Red wolf

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Red wolf
Temporal range: Holocene 100,000 years ago – present[1]
Red wolf (4531335218).jpg
Red wolf showing typical coloration
Scientific classification e
Kingdom: Animalia
Phylum: Chordata
Class: Mammalia
Order: Carnivora
Family: Canidae
Genus: Canis
Species: C. rufus
Binomial name
Canis rufus
(Audubon & Bachman, 1851)[3]
Subspecies
  • C. r. floridanis
  • C. r. gregoryi
  • C. r. rufus
Synonyms
  • Canis lupus rufus[3][4]
  • C. lupus × C. latrans[5]

The red wolf (Canis rufus[6] or Canis lupus rufus),[7] also known as the Florida black wolf or Mississippi Valley wolf,[8] is a canid native to the southeastern United States of unresolved taxonomic identity.[9][10] Morphologically it is intermediate between the coyote and gray wolf, and is of a reddish, tawny color.[11][12] The Red Wolf is a federally listed endangered species of the United States and is protected by law.[13] It has been listed by IUCN as a critically endangered species since 1996.[2] It is considered the rarest species of wolf and is one of the five most endangered species of canid in the world.[14]

Red wolves may have been the first New World wolf species encountered by European colonists, and were originally distributed throughout the eastern United States from the Atlantic Ocean to central Texas, and in the north from the Ohio River Valley, northern Pennsylvania and southern New York south to the Gulf of Mexico.[10] The red wolf was nearly driven to extinction by the mid-1900s due to aggressive predator-control programs, habitat destruction, and extensive hybridization with coyotes. By the late 1960s, it occurred in small numbers in the Gulf Coast of western Louisiana and eastern Texas. Fourteen of these survivors were selected to be the founders of a captive-bred population, which was established in the Point Defiance Zoo and Aquarium between 1974 and 1980. After a successful experimental relocation to Bulls Island off the coast of South Carolina in 1978, the red wolf was declared extinct in the wild in 1980 to proceed with restoration efforts. In 1987, the captive animals were released into the Alligator River National Wildlife Refuge on the Albemarle Peninsula in North Carolina, with a second release, since reversed, taking place two years later in the Great Smoky Mountains National Park.[15] Of 63 red wolves released from 1987–1994,[16] the population rose to as many as 100–120 individuals in 2012, but has declined to 40 individuals in 2018.[17]

The red wolf's taxonomic status has been a subject of controversy. A 2011 genetic study indicated that it may be a hybrid species between gray wolves and coyotes.[18] Re-analysis of this study, coupled with a broader contextual analysis including behavioral, morphological and additional genetic information, led to arguments that the red wolf is an independent species, but has suffered from significant introgression of coyote genes likely due to decimation of red wolf packs and fragmentation of their social structure due to hunting.[19] A comprehensive review in October 2012 concluded that the red wolf is a distinct species which diverged from the coyote alongside the closely related eastern wolf 150,000–300,000 years ago,[6] Although this 2012 review was not universally accepted among relevant authorities,[20] two subsequent reviews of updated research in 2013 and 2014 suggest that the red wolf was once a species distinct from the gray wolf and coyote.[10][21] A 2015 genetics study, using the most comprehensive mitochondrial DNA data, Y-chromosome data and genome-wide 127,235 single nucleotide polymorphism data, concluded that "the most parsimonious explanation" is that eastern wolves in Algonquin Provincial Park are "a distinct remnant entity of a historical wolf that most likely existed throughout the eastern United States".[22] This view is supported by the idea that the coyote and gray wolf did not historically range into the eastern United States, with current academic debate on red wolf taxonomy shifting to a new question: whether the eastern wolf and red wolf are conspecific (belong to the same species),[10] a possibility considered by some researchers.[22] In contrast, a 2016 study of 28 sequenced canid genomes concluded that red and eastern wolves have sequences that can be explained as resulting from gray wolf-coyote hybridization.[23][24]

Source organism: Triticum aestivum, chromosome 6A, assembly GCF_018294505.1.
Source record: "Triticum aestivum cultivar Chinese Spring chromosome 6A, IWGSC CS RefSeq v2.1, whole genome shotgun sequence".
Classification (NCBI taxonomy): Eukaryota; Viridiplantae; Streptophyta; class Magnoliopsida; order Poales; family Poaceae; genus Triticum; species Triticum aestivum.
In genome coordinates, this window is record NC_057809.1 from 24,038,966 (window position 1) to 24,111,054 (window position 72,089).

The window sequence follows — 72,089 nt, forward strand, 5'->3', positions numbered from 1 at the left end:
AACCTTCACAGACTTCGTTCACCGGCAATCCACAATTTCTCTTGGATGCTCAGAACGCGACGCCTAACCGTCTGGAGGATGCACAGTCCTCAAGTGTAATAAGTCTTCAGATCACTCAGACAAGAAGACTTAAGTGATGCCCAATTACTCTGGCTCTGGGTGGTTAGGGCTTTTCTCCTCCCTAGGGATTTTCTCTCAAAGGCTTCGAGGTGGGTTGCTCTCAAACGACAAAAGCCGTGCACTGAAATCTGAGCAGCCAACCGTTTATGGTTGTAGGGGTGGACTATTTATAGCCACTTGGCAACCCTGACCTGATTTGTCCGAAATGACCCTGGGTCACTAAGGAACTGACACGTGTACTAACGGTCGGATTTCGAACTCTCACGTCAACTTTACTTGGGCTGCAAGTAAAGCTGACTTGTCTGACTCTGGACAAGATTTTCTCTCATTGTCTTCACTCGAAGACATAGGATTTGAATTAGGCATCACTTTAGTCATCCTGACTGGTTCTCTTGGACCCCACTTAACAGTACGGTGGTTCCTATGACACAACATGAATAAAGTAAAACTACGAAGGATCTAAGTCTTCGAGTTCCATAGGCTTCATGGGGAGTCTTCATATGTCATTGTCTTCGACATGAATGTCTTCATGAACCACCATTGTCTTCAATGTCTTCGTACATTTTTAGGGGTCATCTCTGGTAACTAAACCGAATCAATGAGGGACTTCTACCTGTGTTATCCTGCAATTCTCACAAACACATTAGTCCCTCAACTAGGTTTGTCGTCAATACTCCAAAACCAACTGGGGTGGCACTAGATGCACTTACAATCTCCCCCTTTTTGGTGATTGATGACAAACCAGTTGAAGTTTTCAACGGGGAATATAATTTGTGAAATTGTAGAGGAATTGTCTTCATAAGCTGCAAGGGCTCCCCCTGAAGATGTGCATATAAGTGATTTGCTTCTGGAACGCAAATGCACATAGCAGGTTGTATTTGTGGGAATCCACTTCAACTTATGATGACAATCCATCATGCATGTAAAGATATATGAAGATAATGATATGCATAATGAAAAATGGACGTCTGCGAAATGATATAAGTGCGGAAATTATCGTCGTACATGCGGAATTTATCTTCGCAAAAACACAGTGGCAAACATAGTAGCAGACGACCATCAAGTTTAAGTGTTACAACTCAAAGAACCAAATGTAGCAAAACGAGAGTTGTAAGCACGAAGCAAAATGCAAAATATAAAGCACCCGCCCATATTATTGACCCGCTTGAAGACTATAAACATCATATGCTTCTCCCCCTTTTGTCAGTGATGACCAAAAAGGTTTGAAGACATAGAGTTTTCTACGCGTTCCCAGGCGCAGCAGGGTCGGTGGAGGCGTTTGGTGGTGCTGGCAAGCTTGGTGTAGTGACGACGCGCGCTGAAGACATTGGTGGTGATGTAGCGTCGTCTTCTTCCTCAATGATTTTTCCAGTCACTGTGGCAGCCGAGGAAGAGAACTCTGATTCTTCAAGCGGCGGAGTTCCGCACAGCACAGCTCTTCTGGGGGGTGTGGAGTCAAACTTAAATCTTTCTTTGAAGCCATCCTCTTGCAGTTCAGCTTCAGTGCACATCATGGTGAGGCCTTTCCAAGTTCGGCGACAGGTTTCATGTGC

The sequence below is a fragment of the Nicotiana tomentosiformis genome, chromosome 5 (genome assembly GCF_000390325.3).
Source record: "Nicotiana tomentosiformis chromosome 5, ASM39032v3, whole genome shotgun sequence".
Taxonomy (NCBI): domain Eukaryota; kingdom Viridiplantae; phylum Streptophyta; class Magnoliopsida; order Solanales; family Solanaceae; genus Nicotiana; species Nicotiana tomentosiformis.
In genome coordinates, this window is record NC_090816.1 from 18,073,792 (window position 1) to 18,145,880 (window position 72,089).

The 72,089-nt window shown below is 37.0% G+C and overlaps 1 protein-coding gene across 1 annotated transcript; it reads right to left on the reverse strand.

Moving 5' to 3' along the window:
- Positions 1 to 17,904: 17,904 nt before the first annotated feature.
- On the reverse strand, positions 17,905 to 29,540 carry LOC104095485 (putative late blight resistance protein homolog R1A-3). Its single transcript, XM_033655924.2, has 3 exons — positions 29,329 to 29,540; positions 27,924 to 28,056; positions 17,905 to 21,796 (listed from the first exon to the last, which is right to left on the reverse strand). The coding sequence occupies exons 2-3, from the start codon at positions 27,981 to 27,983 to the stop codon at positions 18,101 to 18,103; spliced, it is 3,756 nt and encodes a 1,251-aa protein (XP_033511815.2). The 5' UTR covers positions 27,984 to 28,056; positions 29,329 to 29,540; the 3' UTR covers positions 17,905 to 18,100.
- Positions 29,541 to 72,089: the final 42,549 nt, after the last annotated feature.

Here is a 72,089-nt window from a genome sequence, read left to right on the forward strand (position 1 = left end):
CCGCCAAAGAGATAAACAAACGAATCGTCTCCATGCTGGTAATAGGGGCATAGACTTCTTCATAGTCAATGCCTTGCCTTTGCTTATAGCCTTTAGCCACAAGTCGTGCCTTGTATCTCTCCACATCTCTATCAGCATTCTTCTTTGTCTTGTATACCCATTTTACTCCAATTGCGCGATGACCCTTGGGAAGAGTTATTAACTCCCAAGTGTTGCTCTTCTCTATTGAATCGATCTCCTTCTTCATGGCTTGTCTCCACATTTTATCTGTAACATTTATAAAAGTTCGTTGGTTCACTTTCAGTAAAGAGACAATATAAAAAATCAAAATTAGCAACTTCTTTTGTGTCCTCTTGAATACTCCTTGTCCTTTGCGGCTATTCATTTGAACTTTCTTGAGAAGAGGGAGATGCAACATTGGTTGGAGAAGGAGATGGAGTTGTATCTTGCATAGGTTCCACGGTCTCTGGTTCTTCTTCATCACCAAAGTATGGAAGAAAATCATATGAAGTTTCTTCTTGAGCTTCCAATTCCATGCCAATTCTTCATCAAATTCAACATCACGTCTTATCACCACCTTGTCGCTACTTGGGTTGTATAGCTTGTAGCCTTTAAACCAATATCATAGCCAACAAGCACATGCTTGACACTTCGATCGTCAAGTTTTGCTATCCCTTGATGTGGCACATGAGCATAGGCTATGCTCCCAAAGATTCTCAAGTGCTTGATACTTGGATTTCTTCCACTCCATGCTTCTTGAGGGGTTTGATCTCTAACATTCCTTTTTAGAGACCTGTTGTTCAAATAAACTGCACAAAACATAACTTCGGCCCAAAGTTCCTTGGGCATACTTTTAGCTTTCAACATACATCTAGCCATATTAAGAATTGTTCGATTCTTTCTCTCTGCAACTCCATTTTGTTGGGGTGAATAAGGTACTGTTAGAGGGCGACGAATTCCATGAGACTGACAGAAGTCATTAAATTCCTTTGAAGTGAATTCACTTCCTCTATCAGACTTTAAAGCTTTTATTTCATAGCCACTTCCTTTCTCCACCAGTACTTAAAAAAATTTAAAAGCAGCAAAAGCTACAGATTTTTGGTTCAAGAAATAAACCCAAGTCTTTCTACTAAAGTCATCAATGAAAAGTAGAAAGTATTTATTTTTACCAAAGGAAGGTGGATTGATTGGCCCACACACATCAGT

Taxonomy[edit]

Comparative image of the red wolf (C. rufus) & the coyote (C. latrans)

The taxonomy of the red wolf is not clear, with this wolf being regarded as either a species with a distinct lineage,[25] a recent hybrid of the gray wolf and the coyote,[4] an ancient hybrid of the gray wolf and the coyote which warrants species status,[26] or a distinct species that has undergone recent hybridization with the coyote.[27][28]

The mammalogist W. Christopher Wozencraft, writing in Mammal Species of the World (2005), regards the red wolf as a hybrid of the gray wolf and the coyote, but due to its uncertain status compromised by recognizing it as a subspecies of the grey wolf Canis lupus rufus.[4] However, the genetic authority NCBI/Genbank lists the red wolf as the species Canis rufus.[29] The red wolf has been listed by the International Union for Conservation of Nature as a critically endangered and unique species since 1996.[2] The red wolf is also federally listed as a unique and endangered species of the United States, and is protected by law.[13]